Exposure to ultraviolet (UV) radiation from the sun early in childhood increases the risk of developing skin cancer later in life. Fortunately, childhood is also when many good habits form, like behaviors to increase sun protection. Dr. Robert Sidbury, division chief of Dermatology at Seattle Children’s, sees early childhood as the best time to begin teaching families about sun safety practices that will serve them well throughout life.
“Most sun damage occurs during childhood because for the majority people, that’s the period in their lives that they spend the most time outdoors,” said Sidbury. “It’s also true that it’s easier to learn things earlier in life, so it makes sense to build sun safety practices into behavior from early childhood. It’s the best time to establish a routine to help prevent skin cancer.”
UV radiation and skin cancer
UV radiation causes damage to the DNA of skin cells, allowing the possibility for skin cancer to develop when the damage affects skin cell growth. The International Agency for Research on Cancer, a part of the World Health Organization, classified UV radiation as a grade 1 carcinogen because it can cause cancer in humans.
Facts about skin cancer
- Skin cancer is the most common cancer in the U.S., and rates of skin cancer continue to rise.
- Melanoma is the deadliest form of skin cancer. A child born in the U.S. has about a 1 in 40 chance of developing melanoma during their lifetime.
- Melanoma can be difficult to detect in children because it often appears differently than it does in adults.
- Skin cancer in childhood is rare but UV exposure adds up over time. Reducing UV exposure in childhood reduces the risk of developing skin cancer in the future.
- Anyone can get skin cancer, not just people with fair skin.
- Most skin cancers are preventable.
Use layers of sun protection
Sunscreen is only one piece of a good sun protection plan. Sidbury counsels families to use layers of protection for sun safety:
- If possible, plan activities that are out in the open for earlier in the morning or later in the afternoon and evening when the sun’s rays are less intense.
- Wear a hat with a wide brim.
- Wear sunglasses that provide 100% UV protection. Check the label for the UV protection level before purchasing sunglasses, or purchase from an optician to be extra sure of the product’s claim.
- Wear protective clothing. Some clothing companies make special sun protective clothing, but it can be expensive. If expense is a barrier, you can still get some sun protection by wearing lightweight, tight-knit clothing, with long sleeves and long pant legs. T-shirts and beach cover-ups provide some protection as well.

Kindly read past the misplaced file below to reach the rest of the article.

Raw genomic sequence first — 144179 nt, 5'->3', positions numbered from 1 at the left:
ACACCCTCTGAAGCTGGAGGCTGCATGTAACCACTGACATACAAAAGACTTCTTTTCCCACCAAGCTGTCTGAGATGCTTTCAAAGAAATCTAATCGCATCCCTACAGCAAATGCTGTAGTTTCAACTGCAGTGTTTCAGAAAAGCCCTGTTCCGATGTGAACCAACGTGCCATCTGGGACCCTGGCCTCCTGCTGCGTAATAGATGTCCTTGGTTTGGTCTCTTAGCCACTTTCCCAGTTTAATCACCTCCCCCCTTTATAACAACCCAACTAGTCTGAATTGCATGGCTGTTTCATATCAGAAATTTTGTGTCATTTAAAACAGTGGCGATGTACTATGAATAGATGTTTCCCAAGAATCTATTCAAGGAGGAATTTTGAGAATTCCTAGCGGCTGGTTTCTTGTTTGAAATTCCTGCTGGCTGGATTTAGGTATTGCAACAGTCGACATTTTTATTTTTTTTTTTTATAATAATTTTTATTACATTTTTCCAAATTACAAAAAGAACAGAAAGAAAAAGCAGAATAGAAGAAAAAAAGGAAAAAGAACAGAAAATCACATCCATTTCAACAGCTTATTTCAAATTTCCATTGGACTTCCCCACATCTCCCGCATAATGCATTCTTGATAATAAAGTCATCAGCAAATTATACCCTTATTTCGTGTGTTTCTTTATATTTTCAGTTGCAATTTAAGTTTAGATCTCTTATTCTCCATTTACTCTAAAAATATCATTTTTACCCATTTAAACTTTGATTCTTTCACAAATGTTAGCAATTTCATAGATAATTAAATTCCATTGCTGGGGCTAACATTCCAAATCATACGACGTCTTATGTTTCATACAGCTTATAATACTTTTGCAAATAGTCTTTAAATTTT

- Use a broad-spectrum sunscreen with a sun protection factor (SPF) of at least 15. Apply a generous amount of sunscreen 30 minutes before going outside. (For an adult in a swimsuit, use a golf ball-sized amount; less for kids, but slop it on generously.) Reapply every two hours and after swimming, sweating or using a towel.
Use all of these layers of protection together to increase your family’s level of sun protection.
There are many choices of sunscreens. Based on information from the Environmental Working Group (EWG) and others, some people choose to avoid sunscreens that include oxybenzone because it may disrupt hormones. Some people choose to avoid sunscreens that list retinyl palmitate as an ingredient. There is a risk of inhaling spray sunscreens and it’s more difficult to apply the spray evenly. Sidbury encourages families who are interested in learning more about sunscreens to use the EWG’s Guide to Sunscreens.
The important thing is to buy the sunscreen that you will reliably use. No matter your choice, don’t forget to pay attention to the expiration date on sunscreen you’re purchasing or applying.
More sun safety tips
- Encourage your child’s day care provider, school, summer camp program or elementary school to use safe sun practices.
- Kids need active play too, so don’t let fear of sun exposure cause you to keep them indoors. Layer on the protection and play outside.
- Don’t rely on sun exposure for producing vitamin D. Focus on getting the vitamin D your family needs through a healthy diet and supplements. Ask your doctor if you have questions.
- Keep babies under 6 months out of direct sunlight.
- Don’t allow your teen to use a tanning bed, even for a special occasion.
- Model good sun safety habits.
“Remember, sunscreen is a good start, but it’s only one layer of sun protection to protect from skin cancer,” said Sidbury.